When I had spare moments, I worked on the covers for the next book, which I am pretty excited about. I didn’t really have a plan for it except that I knew that I wanted to sew this piece of dried greenbriar vine to it. On the back in a mica window is half of either a hickory nut or a butternut that I found washed up on the shore of Lake Waccamaw. My plan is to leaf print handmade paper pages for this one, but I’m also tempted to make some mica encased page blocks that are thick enough to hold some of the tiny treasures that I collect at the lake. I could do both.


coffee pot posts

Saturday Morning Coffee Pot Post

I feel so lazy. Sandy and I talked about all the things we want and need to do today but my urge to drink coffee on the porch instead is strong.

This has been a rough week. Not for work…that is light in June. My brother-in-law had a great cancer scan two months ago and that gave us all a lot of hope and he got a reprieve from chemo. Now it’s back and he has to do heavy chemo again. We both think of him as our brother and we love him very much.

I talked with a university sponsored financial advisor who strongly advised me not to retire at 62. He said that there would be a worsening recession and if I lived a long time my money would run out. However, I didn’t have Sandy’s financial information and I don’t think this guy understood how frugally we live. I have an appointment with a university HR person in a couple of weeks who will be able to give me more exact figures and help me understand my choices. It may be that I will search for another job and try to put off taking Social Security a little while longer. I heard that this employee helped another staff member find more retirement funding so that she could retire earlier.

My main focus is that I am leaving tomorrow for a book class with Dan Essig for a week at Pocosin Arts School in the tiny town of Columbia, NC near the Outer Banks. I’m gathering up a bunch of book art and collage supplies and I’m really going to try to focus. A friend talked me into doing another weekend class with Leslie Marsh in October at Topsail Beach. Having these in person classes to look forward to has lifted my spirits. Then of course I am still flying out to Oregon in July with my friend Susan. If I hadn’t paid for that Portugal trip beginning in 2019 I’d be in debt, but I am not. It may not seem that I am frugal, but I save and prioritize travel and art classes over car payments and new clothes and furniture. It helps that I don’t have children.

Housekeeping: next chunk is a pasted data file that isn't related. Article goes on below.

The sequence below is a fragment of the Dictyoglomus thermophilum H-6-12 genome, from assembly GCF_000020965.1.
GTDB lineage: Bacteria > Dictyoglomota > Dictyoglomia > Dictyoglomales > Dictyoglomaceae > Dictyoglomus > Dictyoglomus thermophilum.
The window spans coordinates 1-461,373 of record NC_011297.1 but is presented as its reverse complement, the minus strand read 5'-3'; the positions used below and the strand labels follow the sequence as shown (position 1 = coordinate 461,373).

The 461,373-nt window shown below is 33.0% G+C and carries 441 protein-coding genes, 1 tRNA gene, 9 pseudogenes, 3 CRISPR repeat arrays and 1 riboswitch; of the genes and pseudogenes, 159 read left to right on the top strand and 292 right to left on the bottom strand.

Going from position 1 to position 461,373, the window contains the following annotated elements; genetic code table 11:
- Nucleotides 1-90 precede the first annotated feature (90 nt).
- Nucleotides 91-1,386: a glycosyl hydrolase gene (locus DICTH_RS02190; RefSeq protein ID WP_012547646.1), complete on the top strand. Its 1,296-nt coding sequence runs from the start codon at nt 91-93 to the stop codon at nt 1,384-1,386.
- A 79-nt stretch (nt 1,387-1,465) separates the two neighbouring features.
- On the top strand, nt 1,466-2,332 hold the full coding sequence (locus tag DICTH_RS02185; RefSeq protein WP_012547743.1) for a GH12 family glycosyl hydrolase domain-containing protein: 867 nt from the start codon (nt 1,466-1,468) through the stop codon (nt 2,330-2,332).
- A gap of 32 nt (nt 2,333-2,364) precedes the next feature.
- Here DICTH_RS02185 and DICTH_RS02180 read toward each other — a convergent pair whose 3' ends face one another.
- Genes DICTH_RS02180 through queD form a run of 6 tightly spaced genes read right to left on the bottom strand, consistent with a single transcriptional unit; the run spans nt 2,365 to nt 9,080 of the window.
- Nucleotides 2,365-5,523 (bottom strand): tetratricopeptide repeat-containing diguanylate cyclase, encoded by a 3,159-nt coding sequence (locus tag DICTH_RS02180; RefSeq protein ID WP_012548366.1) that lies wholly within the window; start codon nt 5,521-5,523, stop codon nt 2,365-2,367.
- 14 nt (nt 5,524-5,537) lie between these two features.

The weather is still nice today so I might get a little more yard work done. The guy who mowed my yard told me that he was interested in helping me with my garden, so I have hope that this will work out. Last weekend I did a lot of pruning and I think that I got into fire ants. I have a lot of bites on the back of my neck and trailing down to my boob. At first I thought spider bites but there are too many. I joked on Facebook about a vampire bite because of two on the side of my neck. Hydrocortisone has taken care of the itching so far so I hope to be over that soon.

Now I need to take a home Covid test, because Pocosin requires proof of vaccination and a booster and an honors based Covid test. I’m happy about this. It will make me feel much safer.

Lisbon, Portugal

Tavira to Lisbon, May 25


^^^Bye street.

Today was the day I had sort of dreaded – the day that we would have to get our Covid tests to meet the “day before” or 24 hour time limit before leaving for the United States. It ended up being easy, thanks to our host who arranged the appointments for us at a clinic in Tavira. Afterwards we hung out for a while at Pastelaria & Padaria Venezuela and had pastries and orange juice, then sat at the train stop a couple of blocks away.


This train trip was uneventful except that I had filled a water bottle with tea and put it in the side pocket of my backpack. Sandy put my backpack up on the rack, the cap to the bottle came off, and tea poured and sprayed all over the place, including on some of the passengers. So we got some paper towels and cleaned the mess up best that we could.  Damn Americans!